Sharman case back in court

Lawyers representing the music industry and peer-to-peer firms faced off in an Australian court on Friday, as wrangling over the terms of the case and the seizure of copyright material continued

Lawyers representing record labels and those acting for peer-to-peer companies argued on Friday in the Federal Court of Australia in Sydney about whether a controversial order used by the music industry to obtain information on file-sharing companies should be overturned.

Two weeks ago Music Industry Piracy Investigations (MIPI) obtained Anton Pillar orders covering 12 premises across Australia that allowed it to search for and seize material that it believed might contain evidence of copyright infringement. The following week lawyers for Sharman Networks told Justice Murray Wilcox they would challenge the orders on the grounds that not all appropriate evidence was presented during the discovery phase of the orders.

Sharman Networks is arguing that the case bought by the Australian record labels is substantially the same case as that being fought in the United States, and should therefore be set aside or deferred until the US case is finished. Unsurprisingly, lawyers for the record labels are arguing the two cases are distinct and independent. Early on in the proceedings on Friday, Justice Wilcox asked whether the case was a duplicate of the one in the US, and indicated it would be deferred if it was.

"If it's not a duplication, the fact that Sharman has to fight two unrelated battles on two fronts is unfortunate," said Justice Wilcox, but indicated the case would continue.

Lawyers for the music industry argued that some of the evidence they collected under the Anton Pillar orders took place while "the system was in action". This meant that they wanted to ascertain the technical detail of the processes involved in file-sharing via the Kazaa network. This level of detail, the lawyers said, was not being collected during the US case. They added that the evidence was "of its nature, likely to be ephemeral".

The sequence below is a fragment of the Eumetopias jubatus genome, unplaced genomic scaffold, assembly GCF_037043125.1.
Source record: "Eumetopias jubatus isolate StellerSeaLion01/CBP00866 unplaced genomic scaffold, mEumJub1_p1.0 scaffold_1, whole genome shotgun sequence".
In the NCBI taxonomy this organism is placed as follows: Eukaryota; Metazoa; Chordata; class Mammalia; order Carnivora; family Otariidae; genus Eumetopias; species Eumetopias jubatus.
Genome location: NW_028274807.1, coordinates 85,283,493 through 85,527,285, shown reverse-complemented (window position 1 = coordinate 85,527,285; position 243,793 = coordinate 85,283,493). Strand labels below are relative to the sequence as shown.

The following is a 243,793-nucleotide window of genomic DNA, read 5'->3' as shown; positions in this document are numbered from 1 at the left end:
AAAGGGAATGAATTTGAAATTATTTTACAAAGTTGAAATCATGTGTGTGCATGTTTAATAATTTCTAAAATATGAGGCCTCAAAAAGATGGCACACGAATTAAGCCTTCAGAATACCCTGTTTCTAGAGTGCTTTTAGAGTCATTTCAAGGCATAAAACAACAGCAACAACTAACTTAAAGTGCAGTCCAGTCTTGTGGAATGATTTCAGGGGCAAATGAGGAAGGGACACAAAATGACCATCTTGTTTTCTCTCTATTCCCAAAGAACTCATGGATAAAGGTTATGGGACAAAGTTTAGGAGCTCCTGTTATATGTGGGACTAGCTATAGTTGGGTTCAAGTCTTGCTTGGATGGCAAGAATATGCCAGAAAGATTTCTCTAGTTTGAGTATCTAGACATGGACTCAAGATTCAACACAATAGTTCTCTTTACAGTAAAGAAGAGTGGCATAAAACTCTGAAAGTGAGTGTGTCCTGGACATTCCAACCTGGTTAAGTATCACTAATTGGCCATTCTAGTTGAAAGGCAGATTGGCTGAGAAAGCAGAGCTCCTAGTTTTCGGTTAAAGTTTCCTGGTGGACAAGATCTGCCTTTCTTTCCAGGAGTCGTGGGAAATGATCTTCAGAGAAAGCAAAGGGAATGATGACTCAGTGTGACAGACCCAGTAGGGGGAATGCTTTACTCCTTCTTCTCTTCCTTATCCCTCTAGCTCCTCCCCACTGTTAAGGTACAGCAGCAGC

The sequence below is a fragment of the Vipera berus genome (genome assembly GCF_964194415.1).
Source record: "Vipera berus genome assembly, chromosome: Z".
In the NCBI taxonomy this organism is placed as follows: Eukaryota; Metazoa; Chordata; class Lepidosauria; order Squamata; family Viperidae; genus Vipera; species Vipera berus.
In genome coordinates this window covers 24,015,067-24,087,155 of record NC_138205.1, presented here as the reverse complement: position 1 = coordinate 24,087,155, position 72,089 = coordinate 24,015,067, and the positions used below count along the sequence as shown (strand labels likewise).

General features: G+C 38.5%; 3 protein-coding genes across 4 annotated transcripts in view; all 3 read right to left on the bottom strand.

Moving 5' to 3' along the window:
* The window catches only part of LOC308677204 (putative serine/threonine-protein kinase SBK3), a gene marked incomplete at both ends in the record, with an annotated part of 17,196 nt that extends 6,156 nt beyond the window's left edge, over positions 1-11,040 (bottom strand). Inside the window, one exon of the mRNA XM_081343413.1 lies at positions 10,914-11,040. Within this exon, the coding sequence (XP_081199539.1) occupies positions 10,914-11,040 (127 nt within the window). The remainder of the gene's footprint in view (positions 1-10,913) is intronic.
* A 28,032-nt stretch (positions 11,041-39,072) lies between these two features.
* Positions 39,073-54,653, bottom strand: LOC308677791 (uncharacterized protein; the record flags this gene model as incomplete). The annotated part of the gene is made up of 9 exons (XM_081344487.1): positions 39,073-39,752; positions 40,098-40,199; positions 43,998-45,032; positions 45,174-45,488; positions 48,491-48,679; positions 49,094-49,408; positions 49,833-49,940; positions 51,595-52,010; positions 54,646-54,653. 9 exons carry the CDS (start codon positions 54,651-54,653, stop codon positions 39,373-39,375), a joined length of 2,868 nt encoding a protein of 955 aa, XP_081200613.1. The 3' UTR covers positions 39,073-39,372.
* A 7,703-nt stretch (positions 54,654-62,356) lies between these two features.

"The US copyright law is more concerned with structural aspects of the technology… rather than the operation of the software [as the Australian law is]," the lawyer representing the record labels told the judge, giving a possible reason why the evidence sought by MIPI wasn't sought by the US legal team under subpoena.

He said that in the US, a person had to either personally transmit a copyright-infringing MP3 file or substantially assist that transmission, while in Australia, ancillary acts constitute infringement.

The lawyer representing Kevin Burmeister, who is the owner of Brilliant Digital Entertainment (BDE), which was also raided, also brought up some issues for the court concerning the Anton Pillar order. He pointed out that much of the evidence seized during the raid was from Altnet, a subsidiary of BDE, which wasn't named in the Anton Pillar order as a target.

The lawyer also raised the issue that the Anton Pillar order had the effect of seizing the source code of the Altnet software. In the United States, the record labels and Altnet are wrangling over the conditions under which the code will be produced, and Altnet is now concerned that it may have lost control of that process. For more coverage on ZDNet Australia, click here.